John M. Strang has reopened his store with an entire new stock of goods.

Mr. and Mrs. McDowell, of McHenry, were guests of Miss Carrie Bater over Sunday.

E. A. Martin, Miss Carrie Bater and Mrs. W. B. Stewart were Chicago visitors Thursday.

The party who picked up the Chicago platform, 16 to 1 knife is known; he had better return it.

Rev. G. A. Mitchell and Mrs. Mitchell attended the wedding of Miss Hardie at Waukegan last week.

Twenty-five members of Millburn Congregational church attended the June conference at Rockefeller last week.

The horse stolen from the stable of John M. Strang one year ago was found at Burlington, Wis., last week and returned to Mr. Strang.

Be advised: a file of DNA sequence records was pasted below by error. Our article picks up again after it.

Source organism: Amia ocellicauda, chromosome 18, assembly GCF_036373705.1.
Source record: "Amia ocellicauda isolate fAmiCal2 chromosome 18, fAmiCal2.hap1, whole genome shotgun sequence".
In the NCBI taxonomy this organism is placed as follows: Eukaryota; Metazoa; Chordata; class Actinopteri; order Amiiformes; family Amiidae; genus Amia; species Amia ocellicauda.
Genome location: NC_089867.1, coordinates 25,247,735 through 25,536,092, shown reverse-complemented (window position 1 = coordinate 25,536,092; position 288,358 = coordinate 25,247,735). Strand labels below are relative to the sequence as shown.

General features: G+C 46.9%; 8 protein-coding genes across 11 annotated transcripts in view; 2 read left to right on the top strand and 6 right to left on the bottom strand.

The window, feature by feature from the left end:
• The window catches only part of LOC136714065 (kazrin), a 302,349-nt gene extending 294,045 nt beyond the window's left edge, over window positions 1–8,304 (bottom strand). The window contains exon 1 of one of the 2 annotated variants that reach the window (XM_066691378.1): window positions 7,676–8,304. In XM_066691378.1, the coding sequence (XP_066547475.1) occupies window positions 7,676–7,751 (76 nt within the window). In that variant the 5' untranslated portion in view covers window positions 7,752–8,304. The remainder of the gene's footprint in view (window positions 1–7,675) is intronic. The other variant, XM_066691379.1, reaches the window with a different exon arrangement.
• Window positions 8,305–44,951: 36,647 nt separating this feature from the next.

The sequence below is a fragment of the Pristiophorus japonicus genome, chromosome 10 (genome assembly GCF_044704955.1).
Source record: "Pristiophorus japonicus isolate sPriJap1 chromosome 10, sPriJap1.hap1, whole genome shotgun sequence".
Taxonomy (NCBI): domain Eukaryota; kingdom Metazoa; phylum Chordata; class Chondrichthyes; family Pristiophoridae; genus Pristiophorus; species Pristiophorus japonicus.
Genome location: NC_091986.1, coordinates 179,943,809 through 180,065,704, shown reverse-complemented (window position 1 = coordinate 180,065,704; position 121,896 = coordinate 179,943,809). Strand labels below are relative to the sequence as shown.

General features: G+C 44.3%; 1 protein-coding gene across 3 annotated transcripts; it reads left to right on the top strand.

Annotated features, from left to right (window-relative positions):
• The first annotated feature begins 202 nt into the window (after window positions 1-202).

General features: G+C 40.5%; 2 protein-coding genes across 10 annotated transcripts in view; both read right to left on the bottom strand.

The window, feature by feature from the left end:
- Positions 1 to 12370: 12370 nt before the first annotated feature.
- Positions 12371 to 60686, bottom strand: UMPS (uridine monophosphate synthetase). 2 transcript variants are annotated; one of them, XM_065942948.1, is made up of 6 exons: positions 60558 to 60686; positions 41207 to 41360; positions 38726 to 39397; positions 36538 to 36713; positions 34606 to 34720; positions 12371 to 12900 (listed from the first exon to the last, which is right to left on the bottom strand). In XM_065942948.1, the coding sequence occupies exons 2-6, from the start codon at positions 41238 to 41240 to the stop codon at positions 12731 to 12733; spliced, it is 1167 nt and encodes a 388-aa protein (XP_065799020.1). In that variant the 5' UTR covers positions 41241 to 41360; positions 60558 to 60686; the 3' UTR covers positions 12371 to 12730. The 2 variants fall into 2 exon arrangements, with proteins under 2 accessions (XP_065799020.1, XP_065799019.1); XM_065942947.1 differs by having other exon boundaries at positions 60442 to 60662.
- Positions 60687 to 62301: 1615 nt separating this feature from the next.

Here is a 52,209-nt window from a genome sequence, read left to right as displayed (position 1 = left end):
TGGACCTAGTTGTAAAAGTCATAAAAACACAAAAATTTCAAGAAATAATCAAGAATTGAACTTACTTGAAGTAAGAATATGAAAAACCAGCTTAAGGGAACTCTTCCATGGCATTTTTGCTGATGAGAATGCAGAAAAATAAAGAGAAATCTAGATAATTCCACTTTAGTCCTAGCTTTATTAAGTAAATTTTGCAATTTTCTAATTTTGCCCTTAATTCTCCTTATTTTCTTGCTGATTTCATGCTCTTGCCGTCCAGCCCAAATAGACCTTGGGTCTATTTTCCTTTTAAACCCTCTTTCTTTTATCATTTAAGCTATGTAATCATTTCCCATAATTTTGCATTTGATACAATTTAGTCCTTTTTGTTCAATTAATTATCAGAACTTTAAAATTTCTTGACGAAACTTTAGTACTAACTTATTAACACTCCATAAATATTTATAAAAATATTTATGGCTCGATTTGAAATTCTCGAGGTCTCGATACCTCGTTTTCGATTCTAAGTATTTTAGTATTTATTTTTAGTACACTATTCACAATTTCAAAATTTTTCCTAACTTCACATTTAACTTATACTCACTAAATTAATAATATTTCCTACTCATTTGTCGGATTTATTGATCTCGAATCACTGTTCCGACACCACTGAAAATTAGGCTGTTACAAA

The following is the program of the sixtieth anniversary of the Millburn Congregational church which will be held June 20th to the 23rd: (ed. note: program omitted)

from Antioch News26 June 1902
There was a very large attendance at all the meetings.

Mr. C. B. Cummings attended the Darby at Washington Park Saturday.

John Strang recovered the harness that was stolen from him last June.

Mr. and Mrs. Eugene Strang, of Fox Lake visited friends here Sunday.

Miss Harden and Miss Haycock, of Antioch paid a short visit here Tuesday.

E. A. Martin and Ralph Spafford attended the dance at Antioch Tuesday evening.

Miss Alice Jamison, of Chicago, is visiting her parents, Mr. and Mrs. George Jamison.

Rev. Mr. Sheldon, of Oklahoma, who was conducting revival meetings, was suddenly called home Saturday.

Mr. and Mrs. Kennedy, Mr. and Mrs. Yager and Mr. and Mrs. Taylor, of Waukegan, attended church here Sunday and were the guests of Mrs. and Miss Bater.